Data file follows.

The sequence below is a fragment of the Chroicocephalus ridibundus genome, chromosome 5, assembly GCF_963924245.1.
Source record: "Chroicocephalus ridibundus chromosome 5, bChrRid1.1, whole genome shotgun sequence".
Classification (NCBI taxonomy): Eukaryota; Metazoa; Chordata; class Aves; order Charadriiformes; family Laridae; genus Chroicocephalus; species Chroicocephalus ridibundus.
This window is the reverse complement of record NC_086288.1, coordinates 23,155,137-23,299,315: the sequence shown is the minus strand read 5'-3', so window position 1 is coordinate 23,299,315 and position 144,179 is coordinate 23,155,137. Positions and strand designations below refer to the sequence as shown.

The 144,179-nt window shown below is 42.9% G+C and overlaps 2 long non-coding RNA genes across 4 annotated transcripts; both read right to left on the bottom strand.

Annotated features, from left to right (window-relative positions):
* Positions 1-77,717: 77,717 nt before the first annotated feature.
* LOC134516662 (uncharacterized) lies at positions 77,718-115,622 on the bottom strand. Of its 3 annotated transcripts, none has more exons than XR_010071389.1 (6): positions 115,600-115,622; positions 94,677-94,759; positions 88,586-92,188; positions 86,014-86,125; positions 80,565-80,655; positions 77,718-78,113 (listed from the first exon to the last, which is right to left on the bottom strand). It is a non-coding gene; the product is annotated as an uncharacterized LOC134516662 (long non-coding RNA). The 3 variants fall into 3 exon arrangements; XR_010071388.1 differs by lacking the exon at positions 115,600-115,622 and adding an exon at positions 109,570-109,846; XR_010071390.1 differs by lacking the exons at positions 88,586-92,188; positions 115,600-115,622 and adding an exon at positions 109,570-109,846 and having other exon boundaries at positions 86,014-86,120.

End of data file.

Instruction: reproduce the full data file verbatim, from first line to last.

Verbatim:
The sequence below is a fragment of the Chroicocephalus ridibundus genome, chromosome 5, assembly GCF_963924245.1.
Source record: "Chroicocephalus ridibundus chromosome 5, bChrRid1.1, whole genome shotgun sequence".
Classification (NCBI taxonomy): Eukaryota; Metazoa; Chordata; class Aves; order Charadriiformes; family Laridae; genus Chroicocephalus; species Chroicocephalus ridibundus.
This window is the reverse complement of record NC_086288.1, coordinates 23,155,137-23,299,315: the sequence shown is the minus strand read 5'-3', so window position 1 is coordinate 23,299,315 and position 144,179 is coordinate 23,155,137. Positions and strand designations below refer to the sequence as shown.

The 144,179-nt window shown below is 42.9% G+C and overlaps 2 long non-coding RNA genes across 4 annotated transcripts; both read right to left on the bottom strand.

Annotated features, from left to right (window-relative positions):
* Positions 1-77,717: 77,717 nt before the first annotated feature.
* LOC134516662 (uncharacterized) lies at positions 77,718-115,622 on the bottom strand. Of its 3 annotated transcripts, none has more exons than XR_010071389.1 (6): positions 115,600-115,622; positions 94,677-94,759; positions 88,586-92,188; positions 86,014-86,125; positions 80,565-80,655; positions 77,718-78,113 (listed from the first exon to the last, which is right to left on the bottom strand). It is a non-coding gene; the product is annotated as an uncharacterized LOC134516662 (long non-coding RNA). The 3 variants fall into 3 exon arrangements; XR_010071388.1 differs by lacking the exon at positions 115,600-115,622 and adding an exon at positions 109,570-109,846; XR_010071390.1 differs by lacking the exons at positions 88,586-92,188; positions 115,600-115,622 and adding an exon at positions 109,570-109,846 and having other exon boundaries at positions 86,014-86,120.